Sunscreen – a summer essential to protect our skin. But is it at the expense of the world’s coral reefs?
Research over the past few years has begun to highlight the impact that sunscreen is having on the ocean and its reefs. And although the exact quantity of sunscreen entering coral reef areas remains unknown, scientists estimate that it could be as much as 14,000 tonnes!!
When looking for reef-friendly sunscreens the most controversial ingredients to avoid are oxybenzone and octinozate which are found in most sunscreens despite being toxic to coral as well as other ocean life including algae and fish.
You will also hear a lot about mineral sunscreens which are considered to be less damaging than their chemical counterparts. The main difference being that mineral sunscreens create a physical layer that deflects UV rays rather than absorbing them.
These sunscreens tend to contain the active ingredients zinc oxide and/ or titanium dioxide. However things start getting a bit confusing here because some studies suggest that the mineral particles must be non nano (i.e. particles must be more than 100 nanometres) since nano particles could pose a threat to coral. For the avoidance of any doubt the mineral sunscreens referenced in this guide are all non nano.
Luckily I’ve made life a little easier with a list of safe sunscreens for protecting both our skin and our coral reefs.
On my recent holiday to Grenada I was especially aware of the need to find a reef-friendly sunscreen because the coral reefs around the Caribbean are actually amongst the most threatened in the world. In fact 80% of corals here have been lost in the last 50 years due to pollution, warming waters, tourism, and coastal development.
So with my mum and sister also on the case, we turned up with 4 reef-friendly sunscreens!
My favourite of the 4 in terms of application, Caudalié Milky Sun Spray is a smooth and silky formula that rubs really well into the skin and also smells great. The only disappointment is its plastic packaging which sadly lets it down.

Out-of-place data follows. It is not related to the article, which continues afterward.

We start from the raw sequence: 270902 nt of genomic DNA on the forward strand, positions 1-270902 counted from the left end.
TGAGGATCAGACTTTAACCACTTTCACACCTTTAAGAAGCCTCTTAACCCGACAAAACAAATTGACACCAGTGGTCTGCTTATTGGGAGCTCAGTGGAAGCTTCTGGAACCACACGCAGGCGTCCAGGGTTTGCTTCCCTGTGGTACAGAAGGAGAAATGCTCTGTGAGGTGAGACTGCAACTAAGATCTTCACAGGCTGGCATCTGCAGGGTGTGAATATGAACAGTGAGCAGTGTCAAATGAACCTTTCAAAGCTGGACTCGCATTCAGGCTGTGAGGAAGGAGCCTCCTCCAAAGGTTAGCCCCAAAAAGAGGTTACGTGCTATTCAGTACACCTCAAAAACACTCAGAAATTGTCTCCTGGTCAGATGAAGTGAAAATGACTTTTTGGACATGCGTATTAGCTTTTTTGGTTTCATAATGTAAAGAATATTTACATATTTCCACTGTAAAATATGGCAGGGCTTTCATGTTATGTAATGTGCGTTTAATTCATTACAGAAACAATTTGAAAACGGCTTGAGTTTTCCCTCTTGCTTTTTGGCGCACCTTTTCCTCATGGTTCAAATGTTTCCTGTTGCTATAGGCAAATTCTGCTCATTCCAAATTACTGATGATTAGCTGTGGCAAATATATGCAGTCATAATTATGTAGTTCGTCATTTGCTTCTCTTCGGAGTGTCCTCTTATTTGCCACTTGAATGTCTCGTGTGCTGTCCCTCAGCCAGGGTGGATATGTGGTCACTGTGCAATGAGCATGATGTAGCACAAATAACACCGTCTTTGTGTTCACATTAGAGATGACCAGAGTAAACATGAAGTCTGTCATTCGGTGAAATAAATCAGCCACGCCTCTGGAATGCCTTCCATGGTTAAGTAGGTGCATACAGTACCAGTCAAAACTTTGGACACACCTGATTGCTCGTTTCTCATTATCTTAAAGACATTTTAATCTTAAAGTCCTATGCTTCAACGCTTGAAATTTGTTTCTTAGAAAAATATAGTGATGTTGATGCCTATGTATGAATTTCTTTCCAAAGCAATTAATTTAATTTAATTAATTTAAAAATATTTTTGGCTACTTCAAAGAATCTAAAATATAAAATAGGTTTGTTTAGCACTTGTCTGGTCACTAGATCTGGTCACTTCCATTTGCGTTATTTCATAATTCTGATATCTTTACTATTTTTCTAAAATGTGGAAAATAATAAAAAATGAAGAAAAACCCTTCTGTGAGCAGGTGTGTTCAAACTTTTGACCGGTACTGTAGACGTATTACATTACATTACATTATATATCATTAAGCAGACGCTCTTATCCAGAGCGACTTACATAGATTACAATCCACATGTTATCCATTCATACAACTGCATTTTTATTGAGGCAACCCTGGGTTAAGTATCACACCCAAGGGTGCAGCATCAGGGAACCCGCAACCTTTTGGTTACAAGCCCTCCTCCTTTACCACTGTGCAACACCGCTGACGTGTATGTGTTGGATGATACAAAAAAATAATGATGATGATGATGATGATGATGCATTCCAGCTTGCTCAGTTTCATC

Another easy to apply option, although a little more expensive, is the Ren Clean Screen which I loved using on my face. What’s great about this one is that the tube is made from 50% recycled packaging and the cap from 100% recycled packaging. Plus, since it only consists of one type of plastic, the packaging can be recycled again and again!
I found this one a little slippery to apply but from an environmental perspective the Green People Sun Lotion is the best sunscreen of the lot (and also the cheapest per ml). Not only is it ocean friendly, but the packaging is actually carbon-neutral and plant based since it is made from sugar cane! Plus it’s fully recyclable. Amazing right?
I bought this last year when I went sailing in Corfu and had a little left over which is why I bought it with me. Although I love its eco credentials this one comes out as a thick white cream that’s really difficult to rub in.
Of course there are other reef-friendly sunscreens on the market which I haven’t yet got round to trying. I’ve listed those with the best reviews below:
- Pai Hello Sunshine Sensitive Sunscreen SPF 30 40ml £32.00
- Organii Suncream SPF 30 125ml £21.95
- Jason Mineral Natural Sunscreen SPF 30 113G £14.99
- Madara Plant Stem Cell Body Cream SPF 30 100ml £19.00
- Badger Balm Clear Zinc Sunscreen SPF 30 87ml £13.70
- Drunk Elephant Umbra Sheer Physical Daily Defence SPF 30 90ml £29.00
Please note that no sun cream is 100% reef-friendly but those listed here are better than their alternatives since they are free of the controversial ingredients oxybenzone and octinozate. Those that are mineral based contain non nano zinc oxide and/ or non nano titanium dioxide. Any questions on this, please let me know!